Download presentation

Presentation is loading. Please wait.

Published byCarina Newcomb Modified over 2 years ago

1
Discriminant Analysis Database Marketing Instructor:Nanda Kumar

2
Multiple Regression Y = b 0 + b 1 X 1 + b 2 X 2 + …+ b n X n Same as Simple Regression in principle New Issues: – Each X i must represent something unique – Variable selection

3
Multiple Regression Example 1: – Spending = a + b income + c age Example 2: – weight = a + b height + c sex + d age

4
Real Estate Example How is price related to the characteristics of the house?

5
SAS Code proc reg; model price = section lotsize bed bath age other; run;

6
Interpreting the Regression Output Parameter Estimates or Slope Coefficients capture the marginal impact of explanatory variable on price Example: the coefficient of the variable beds represents the impact of increasing the number of bedrooms by one on price

7
Significance of the Coefficients Are they significantly different from zero? – Look at the T values and p values T value higher than 1.8 or p<0.05 good Sometimes p<0.10 is considered reasonably significant Overall Goodness of Fit – Look at R 2 (also refer to note in Session 1)

8
Where are we Now? Behavior Segment 1 Segment 2 Secondary Data Distinguishing Characteristics Targeting Factor Analysis Cluster Analysis Discriminant /Logit Analysis

9
Web Browsing Identified two groups of consumers – One that visits your website frequently – One that doesn’t Can the differences in behavior be related to socio-demographic variables? Can we use these discriminators to classify prospects into one of these two groups?

10
Catalog Business Identified two consumer segments – One which buys a lot – Other which does not buy as much Can we find variables that help discriminate the behavior of these two groups? Can we use these discriminators to classify other consumers into one of these two groups?

11
Promotional Campaigns Identify groups based on their response to promotional campaigns – One group purchases a lot on promotion – Other does not Identify characteristics that distinguish these two groups Can we use these discriminators to identify price sensitive prospects from the not so price sensitive ones?

12
Segmentation Analysis General Problem – Identified segments in the population based on behavior – Want to find targetable characteristics that discriminate these groups – Classify prospects into different groups

13
Data

14
Good Stocks

15
Bad Stocks

16
All Stocks

17
Identifying the Best Discriminators Two groups appear to be well separated on each ratio: ROI and GE/A Also well separated in two dimensional space But this need not always be the case!

18
Discriminating Variables X1X1 X2X2

19
Discriminant Analysis Identify a set of variables that best discriminate between the two groups Does so by choosing a new line that maximizes the similarity between members of the same group and minimizing the similarity between members belonging to different groups

20
Discriminant Function Z = w 1 GEA + w 2 ROI Between-Group Sum of Squares – SS b Within-Group Sum of Squares – SS w =(SS b /SS w )

21
More on the Criterion For Z to provide maximum separation between the groups, the following must be satisfied: – The means of Z for the two groups should be as far apart as possible (or high SS b ) – Values of Z for each group should be as homogenous as possible (or low SS w )

22
Classification Discriminant Function: The line that separates the members of the two groups Methods of Classification – Cut-Off Value Method – Decision Theory Approach – Classification Function Approach – Mahalanobis Distance Method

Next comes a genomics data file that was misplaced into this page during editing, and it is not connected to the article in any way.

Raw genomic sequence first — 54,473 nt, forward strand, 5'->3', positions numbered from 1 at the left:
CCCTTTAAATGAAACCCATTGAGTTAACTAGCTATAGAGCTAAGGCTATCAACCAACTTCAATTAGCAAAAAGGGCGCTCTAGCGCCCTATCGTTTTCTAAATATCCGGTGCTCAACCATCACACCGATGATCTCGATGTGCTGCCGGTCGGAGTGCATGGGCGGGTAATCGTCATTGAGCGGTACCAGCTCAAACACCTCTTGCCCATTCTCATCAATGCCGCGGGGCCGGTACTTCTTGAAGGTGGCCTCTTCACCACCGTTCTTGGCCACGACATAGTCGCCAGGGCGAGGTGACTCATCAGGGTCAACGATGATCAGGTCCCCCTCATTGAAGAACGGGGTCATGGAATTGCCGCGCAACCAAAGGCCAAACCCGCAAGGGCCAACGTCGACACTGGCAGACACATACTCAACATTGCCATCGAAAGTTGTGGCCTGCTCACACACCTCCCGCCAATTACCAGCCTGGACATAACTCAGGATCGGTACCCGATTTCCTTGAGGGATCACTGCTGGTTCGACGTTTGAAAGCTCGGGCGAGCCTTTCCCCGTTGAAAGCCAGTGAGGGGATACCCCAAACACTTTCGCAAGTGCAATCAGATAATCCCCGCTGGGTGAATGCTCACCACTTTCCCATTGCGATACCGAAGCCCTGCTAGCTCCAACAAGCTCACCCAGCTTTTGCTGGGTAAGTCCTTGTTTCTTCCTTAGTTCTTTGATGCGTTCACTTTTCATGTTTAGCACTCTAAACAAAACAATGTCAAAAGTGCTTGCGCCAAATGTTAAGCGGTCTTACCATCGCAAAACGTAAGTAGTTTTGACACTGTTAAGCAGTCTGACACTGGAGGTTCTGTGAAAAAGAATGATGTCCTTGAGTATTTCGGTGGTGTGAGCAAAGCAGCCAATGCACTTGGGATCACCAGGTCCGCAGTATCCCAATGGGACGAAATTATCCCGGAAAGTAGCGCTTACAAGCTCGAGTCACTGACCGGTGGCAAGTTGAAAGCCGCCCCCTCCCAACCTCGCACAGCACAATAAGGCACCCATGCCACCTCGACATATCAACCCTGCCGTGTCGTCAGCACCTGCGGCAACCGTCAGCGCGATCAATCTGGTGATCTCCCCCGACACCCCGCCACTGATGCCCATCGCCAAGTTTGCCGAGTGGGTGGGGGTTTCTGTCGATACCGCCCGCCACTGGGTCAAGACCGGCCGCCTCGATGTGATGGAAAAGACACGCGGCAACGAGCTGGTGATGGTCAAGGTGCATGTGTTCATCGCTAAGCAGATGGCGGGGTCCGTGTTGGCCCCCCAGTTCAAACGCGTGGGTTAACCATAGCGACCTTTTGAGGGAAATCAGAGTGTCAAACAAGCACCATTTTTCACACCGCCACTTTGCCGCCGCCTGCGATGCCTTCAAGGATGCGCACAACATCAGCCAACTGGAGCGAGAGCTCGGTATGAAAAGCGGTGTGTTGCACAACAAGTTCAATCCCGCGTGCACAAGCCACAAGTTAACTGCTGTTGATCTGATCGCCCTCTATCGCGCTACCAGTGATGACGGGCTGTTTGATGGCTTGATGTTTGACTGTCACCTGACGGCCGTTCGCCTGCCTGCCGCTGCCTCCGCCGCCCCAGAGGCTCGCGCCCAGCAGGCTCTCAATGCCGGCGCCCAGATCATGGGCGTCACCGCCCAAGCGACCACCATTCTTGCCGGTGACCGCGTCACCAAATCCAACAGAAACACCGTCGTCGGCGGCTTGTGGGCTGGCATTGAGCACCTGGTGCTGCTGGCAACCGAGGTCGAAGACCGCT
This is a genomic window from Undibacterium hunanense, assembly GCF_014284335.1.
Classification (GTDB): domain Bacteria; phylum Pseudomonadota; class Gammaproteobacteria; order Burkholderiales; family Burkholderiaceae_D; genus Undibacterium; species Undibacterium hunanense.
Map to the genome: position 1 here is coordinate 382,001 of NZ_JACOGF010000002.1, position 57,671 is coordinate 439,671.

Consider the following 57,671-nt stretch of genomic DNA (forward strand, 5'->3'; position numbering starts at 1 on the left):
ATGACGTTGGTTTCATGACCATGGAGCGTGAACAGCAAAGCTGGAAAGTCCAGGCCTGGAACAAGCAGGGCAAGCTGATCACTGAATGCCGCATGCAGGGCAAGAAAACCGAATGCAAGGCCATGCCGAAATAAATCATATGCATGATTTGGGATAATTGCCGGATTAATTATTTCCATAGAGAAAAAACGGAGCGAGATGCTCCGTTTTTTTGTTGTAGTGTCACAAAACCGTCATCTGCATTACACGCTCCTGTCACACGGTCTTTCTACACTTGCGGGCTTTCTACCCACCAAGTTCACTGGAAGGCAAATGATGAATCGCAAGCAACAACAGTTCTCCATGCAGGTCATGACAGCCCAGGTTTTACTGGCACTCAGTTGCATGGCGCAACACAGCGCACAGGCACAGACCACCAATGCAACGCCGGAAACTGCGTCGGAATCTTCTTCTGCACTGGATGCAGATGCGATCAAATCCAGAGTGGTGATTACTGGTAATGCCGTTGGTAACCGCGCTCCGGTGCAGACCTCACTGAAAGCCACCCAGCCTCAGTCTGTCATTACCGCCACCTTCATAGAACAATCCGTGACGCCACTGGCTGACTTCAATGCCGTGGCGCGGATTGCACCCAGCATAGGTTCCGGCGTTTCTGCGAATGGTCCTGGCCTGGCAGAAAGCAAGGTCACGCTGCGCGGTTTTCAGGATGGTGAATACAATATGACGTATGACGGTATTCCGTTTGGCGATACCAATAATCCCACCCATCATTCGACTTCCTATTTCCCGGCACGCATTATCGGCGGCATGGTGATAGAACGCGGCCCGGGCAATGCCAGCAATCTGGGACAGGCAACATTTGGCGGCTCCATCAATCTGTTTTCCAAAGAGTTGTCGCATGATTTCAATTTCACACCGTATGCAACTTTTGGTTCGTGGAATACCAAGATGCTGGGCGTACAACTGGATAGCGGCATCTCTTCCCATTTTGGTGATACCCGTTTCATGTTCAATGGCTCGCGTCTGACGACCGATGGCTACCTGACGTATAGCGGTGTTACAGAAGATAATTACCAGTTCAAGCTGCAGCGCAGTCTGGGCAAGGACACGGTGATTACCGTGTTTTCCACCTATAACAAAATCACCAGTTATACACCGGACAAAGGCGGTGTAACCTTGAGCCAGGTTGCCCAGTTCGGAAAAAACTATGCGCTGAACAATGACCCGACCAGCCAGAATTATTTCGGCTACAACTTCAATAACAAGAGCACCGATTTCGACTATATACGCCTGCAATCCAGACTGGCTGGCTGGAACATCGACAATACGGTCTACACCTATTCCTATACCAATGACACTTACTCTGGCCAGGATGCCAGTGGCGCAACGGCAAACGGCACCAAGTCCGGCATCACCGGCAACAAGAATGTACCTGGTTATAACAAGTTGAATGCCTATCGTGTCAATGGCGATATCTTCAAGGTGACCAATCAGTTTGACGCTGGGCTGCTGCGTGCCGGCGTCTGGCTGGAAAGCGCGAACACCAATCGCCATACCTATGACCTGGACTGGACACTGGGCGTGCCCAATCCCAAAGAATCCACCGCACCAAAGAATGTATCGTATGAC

23
Cut-Off Value Method Uses the Discriminant Function line to score new observations (prospects) and classify them into one of two groups based on a cut-off value

24
Classification Z Cut-off Value R2R2 R1R1

25
Classification Function Approach Classifications based on this approach are identical to those done by Decision Theory approach Classification functions are computed for each group: C 1 = -7.87 + 61.237*GEA + 21.027*ROI C 2 = -0.004 + 2.551*GEA – 1.404*ROI

26
Basic Idea Score each new observation using these two scoring functions The observation gets assigned to the group with the higher score

27
What To Look For In The Results? Significance of the Discriminating Variables – Idea is to test whether the means of the discriminating variables are statistically different across the two groups – Statistic: Wilks’ Lamda must be small (Look for the p value/significance level)

28
Estimate of The Discriminant Function Canonical Discriminant Function Z = -2.0018 + 15.0919*GEA + 5.769*ROI It is possible that the group means are statistically different even though for all practical purposes, the differences between the groups may not be large Look at the squared Canonical Correlation: ratio of between group SS/Total SS (High is good)

29
Importance of the Discriminant Variables and the Discriminant Function How important is a variable to the Discriminant Function? Look at the structure loadings: Pooled Within Canonical Structure – Variable with the higher loading is relatively more important – Caution: If the variables are highly correlated relative importance of the variables can change with sample

30
Classification Summary Look at Cross-Validation results

31
Web Browsing Can use the Discriminant function to classify prospects into one of these two groups Target Appropriately

32
Catalog Business Classify other consumers into one of these two groups Do stuff!

33
Promotional Campaigns Classify Prospects into price sensitive and not so price sensitive segments Target appropriately

34
Summary Discriminant Analysis Extremely Useful Segmentation Analysis tool Intermediate step in the overall picture – helps classify prospects and devise the appropriate targeting strategies

Similar presentations

© 2017 SlidePlayer.com Inc.

All rights reserved.

Ads by Google